The (A)DAR – Science Fair by Emm GrynerPosted: November 25, 2015
Back when Emm Gryner released this, her first indie album after the lacklustre major-label outing Public, I had the opportunity to interview her about the transition from big studio to bedroom recording… and I chickened out. It’s one of my big regrets from my music journalism days (along with leaving the tape of my interview with Moby on top of a speaker, but that’s another story).
I’ve since bought just about every Emm Gryner album she has released, except for her debut/demo And Distrust It which I can’t seem to find anywhere that takes Canadian credit cards, and her latest, 21st Century Ballads, which I’ll download as soon as it shows up on my favourite digital music store, Zunior.com. Nice plug, eh? Still, of the 16 Gryner albums I’ve purchased over the years, 1999’s Science Fair remains a perennial favourite.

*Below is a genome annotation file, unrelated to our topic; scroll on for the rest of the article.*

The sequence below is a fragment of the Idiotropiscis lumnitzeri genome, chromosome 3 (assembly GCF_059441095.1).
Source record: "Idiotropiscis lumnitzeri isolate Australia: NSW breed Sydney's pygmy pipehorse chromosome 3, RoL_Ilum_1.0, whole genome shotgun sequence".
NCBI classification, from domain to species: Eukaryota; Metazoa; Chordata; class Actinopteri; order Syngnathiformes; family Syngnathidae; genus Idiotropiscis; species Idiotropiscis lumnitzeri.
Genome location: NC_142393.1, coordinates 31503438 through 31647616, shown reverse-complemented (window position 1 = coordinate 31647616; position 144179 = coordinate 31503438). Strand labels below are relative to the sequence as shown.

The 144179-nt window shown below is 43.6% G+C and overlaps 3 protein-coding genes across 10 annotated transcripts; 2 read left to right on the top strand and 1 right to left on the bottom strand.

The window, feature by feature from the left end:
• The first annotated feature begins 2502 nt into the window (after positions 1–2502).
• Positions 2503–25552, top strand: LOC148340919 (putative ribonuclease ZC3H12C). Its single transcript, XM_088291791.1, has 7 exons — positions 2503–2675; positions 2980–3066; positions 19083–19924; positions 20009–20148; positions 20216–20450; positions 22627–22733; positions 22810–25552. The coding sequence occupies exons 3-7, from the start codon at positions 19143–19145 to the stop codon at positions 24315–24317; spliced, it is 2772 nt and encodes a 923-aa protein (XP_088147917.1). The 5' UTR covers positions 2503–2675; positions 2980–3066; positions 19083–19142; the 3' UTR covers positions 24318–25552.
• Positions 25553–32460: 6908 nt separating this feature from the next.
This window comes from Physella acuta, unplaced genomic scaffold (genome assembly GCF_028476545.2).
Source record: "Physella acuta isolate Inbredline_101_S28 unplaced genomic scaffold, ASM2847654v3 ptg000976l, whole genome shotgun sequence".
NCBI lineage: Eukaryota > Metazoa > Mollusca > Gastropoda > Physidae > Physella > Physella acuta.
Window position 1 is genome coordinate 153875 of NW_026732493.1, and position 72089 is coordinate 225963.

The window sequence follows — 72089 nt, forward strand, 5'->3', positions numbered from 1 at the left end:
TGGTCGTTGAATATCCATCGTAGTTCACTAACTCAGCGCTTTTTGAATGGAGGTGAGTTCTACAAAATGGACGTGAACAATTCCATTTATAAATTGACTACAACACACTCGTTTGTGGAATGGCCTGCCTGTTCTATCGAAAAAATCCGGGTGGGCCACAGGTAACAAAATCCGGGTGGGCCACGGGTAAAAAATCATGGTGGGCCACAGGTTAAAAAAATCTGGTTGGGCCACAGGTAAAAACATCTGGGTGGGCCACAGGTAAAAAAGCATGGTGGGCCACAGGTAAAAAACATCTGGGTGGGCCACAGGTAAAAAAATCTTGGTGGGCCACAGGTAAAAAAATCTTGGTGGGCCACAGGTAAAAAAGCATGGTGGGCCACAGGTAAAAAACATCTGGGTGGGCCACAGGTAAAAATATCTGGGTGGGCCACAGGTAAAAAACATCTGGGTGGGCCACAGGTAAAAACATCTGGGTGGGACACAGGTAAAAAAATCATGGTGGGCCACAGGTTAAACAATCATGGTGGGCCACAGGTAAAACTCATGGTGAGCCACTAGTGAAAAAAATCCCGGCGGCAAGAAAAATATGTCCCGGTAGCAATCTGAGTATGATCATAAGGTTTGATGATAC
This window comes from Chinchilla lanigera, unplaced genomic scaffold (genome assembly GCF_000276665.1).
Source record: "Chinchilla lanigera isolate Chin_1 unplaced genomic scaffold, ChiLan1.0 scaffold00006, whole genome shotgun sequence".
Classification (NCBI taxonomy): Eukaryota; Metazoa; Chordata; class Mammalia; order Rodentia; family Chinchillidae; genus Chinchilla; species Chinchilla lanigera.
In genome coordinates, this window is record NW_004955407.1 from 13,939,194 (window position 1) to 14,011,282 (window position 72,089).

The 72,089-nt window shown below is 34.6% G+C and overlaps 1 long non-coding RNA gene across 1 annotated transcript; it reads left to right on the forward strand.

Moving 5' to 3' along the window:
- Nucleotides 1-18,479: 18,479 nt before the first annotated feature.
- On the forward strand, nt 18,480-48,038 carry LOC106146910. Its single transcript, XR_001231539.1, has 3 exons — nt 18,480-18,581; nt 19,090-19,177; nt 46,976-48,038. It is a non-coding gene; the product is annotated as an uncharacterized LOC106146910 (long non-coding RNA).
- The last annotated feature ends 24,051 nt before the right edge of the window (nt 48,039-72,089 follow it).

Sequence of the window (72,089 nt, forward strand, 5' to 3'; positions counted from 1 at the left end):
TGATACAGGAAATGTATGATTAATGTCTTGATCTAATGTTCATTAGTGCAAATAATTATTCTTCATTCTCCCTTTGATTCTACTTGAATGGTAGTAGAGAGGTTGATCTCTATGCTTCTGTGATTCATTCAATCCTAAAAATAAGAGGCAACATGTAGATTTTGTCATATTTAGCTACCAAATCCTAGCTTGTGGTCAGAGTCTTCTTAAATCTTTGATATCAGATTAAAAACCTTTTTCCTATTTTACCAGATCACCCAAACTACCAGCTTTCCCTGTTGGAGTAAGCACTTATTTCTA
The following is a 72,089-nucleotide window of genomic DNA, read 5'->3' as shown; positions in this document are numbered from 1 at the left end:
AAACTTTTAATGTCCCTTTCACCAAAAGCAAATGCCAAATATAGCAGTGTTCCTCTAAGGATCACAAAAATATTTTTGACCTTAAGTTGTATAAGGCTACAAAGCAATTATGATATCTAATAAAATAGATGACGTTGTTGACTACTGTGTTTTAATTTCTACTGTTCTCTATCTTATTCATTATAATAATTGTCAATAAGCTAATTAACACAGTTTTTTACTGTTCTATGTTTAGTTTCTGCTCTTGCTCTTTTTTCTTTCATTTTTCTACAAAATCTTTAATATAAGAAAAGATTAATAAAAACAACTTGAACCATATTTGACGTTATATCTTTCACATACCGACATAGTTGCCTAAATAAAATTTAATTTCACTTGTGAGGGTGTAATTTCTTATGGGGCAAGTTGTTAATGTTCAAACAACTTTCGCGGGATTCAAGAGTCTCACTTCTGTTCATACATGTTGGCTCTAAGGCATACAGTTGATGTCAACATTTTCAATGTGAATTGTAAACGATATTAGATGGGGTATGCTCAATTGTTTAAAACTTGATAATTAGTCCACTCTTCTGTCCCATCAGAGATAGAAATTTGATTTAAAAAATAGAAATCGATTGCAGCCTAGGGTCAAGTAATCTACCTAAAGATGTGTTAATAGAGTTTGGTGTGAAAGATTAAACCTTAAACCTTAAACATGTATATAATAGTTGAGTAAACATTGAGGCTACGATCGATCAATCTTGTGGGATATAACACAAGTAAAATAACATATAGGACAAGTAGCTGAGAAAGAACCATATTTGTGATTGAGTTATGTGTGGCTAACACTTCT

From the opening acoustic chords of “Serenade,” to the obligatory rocker “Good Riddance,” and her spare, subtle rendition of Paul Weller’s “You Do Something to Me,” Science Fair is a musical exploration of loss and longing. The burdens of unrequited love, the elation of a bad breakup gone right, the comfort of memory… this album is beautiful, haunting and hopeful. Emm really trusts her own songwriting instincts on Science Fair, and that confidence serves her well in her later works.
Here’s a live version of “Stereochrome,” the second track on the album.